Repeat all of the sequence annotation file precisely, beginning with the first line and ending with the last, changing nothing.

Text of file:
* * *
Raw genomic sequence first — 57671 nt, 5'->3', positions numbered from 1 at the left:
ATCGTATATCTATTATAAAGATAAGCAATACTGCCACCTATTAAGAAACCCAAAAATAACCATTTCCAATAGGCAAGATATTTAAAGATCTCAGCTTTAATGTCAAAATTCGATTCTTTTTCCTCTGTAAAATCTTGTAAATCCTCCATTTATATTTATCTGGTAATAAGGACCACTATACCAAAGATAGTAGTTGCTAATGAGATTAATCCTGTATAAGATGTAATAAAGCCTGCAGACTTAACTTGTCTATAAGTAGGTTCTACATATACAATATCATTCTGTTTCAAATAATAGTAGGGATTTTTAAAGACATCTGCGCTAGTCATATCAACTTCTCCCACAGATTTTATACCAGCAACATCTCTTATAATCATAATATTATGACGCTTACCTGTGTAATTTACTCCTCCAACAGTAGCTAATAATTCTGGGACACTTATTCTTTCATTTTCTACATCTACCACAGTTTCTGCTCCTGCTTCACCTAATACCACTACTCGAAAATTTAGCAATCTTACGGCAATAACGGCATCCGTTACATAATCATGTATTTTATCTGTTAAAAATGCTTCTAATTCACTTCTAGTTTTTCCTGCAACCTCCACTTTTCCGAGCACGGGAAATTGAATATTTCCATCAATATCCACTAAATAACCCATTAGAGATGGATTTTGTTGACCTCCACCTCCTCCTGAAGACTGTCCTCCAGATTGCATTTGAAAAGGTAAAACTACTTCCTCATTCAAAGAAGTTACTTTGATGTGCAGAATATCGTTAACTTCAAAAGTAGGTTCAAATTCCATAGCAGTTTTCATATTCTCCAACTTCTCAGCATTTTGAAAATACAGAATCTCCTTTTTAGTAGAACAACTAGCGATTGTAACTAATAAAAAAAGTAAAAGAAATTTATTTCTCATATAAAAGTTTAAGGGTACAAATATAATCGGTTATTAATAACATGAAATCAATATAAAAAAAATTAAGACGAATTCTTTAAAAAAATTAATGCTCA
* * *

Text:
Raw genomic sequence first — 57671 nt, 5'->3', positions numbered from 1 at the left:
ATCGTATATCTATTATAAAGATAAGCAATACTGCCACCTATTAAGAAACCCAAAAATAACCATTTCCAATAGGCAAGATATTTAAAGATCTCAGCTTTAATGTCAAAATTCGATTCTTTTTCCTCTGTAAAATCTTGTAAATCCTCCATTTATATTTATCTGGTAATAAGGACCACTATACCAAAGATAGTAGTTGCTAATGAGATTAATCCTGTATAAGATGTAATAAAGCCTGCAGACTTAACTTGTCTATAAGTAGGTTCTACATATACAATATCATTCTGTTTCAAATAATAGTAGGGATTTTTAAAGACATCTGCGCTAGTCATATCAACTTCTCCCACAGATTTTATACCAGCAACATCTCTTATAATCATAATATTATGACGCTTACCTGTGTAATTTACTCCTCCAACAGTAGCTAATAATTCTGGGACACTTATTCTTTCATTTTCTACATCTACCACAGTTTCTGCTCCTGCTTCACCTAATACCACTACTCGAAAATTTAGCAATCTTACGGCAATAACGGCATCCGTTACATAATCATGTATTTTATCTGTTAAAAATGCTTCTAATTCACTTCTAGTTTTTCCTGCAACCTCCACTTTTCCGAGCACGGGAAATTGAATATTTCCATCAATATCCACTAAATAACCCATTAGAGATGGATTTTGTTGACCTCCACCTCCTCCTGAAGACTGTCCTCCAGATTGCATTTGAAAAGGTAAAACTACTTCCTCATTCAAAGAAGTTACTTTGATGTGCAGAATATCGTTAACTTCAAAAGTAGGTTCAAATTCCATAGCAGTTTTCATATTCTCCAACTTCTCAGCATTTTGAAAATACAGAATCTCCTTTTTAGTAGAACAACTAGCGATTGTAACTAATAAAAAAAGTAAAAGAAATTTATTTCTCATATAAAAGTTTAAGGGTACAAATATAATCGGTTATTAATAACATGAAATCAATATAAAAAAAATTAAGACGAATTCTTTAAAAAAATTAATGCTCA